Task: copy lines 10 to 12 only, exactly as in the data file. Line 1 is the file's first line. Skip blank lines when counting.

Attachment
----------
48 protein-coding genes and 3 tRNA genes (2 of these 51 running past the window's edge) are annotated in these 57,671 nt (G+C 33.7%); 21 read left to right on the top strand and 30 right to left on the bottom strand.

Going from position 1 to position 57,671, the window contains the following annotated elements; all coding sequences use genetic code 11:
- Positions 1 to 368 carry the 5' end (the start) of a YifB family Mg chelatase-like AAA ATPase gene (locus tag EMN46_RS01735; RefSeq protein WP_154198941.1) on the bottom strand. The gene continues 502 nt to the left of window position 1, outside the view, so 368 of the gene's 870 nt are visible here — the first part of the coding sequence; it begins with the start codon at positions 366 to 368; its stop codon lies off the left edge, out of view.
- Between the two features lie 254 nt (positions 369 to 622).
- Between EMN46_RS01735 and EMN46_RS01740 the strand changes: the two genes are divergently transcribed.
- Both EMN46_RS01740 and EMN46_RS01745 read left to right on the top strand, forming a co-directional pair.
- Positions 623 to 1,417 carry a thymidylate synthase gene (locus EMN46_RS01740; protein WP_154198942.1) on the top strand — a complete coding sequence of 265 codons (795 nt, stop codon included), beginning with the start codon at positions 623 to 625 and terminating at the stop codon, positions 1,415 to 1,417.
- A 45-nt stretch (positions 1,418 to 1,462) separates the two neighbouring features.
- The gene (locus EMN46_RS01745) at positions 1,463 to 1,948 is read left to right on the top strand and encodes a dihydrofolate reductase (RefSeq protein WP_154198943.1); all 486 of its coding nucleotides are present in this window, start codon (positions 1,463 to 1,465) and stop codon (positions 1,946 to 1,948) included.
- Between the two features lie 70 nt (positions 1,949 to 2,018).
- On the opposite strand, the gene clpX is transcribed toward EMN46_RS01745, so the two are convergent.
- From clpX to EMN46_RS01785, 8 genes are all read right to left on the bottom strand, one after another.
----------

- Between the two features lie 70 nt (positions 1,949 to 2,018).
- On the opposite strand, the gene clpX is transcribed toward EMN46_RS01745, so the two are convergent.
- From clpX to EMN46_RS01785, 8 genes are all read right to left on the bottom strand, one after another.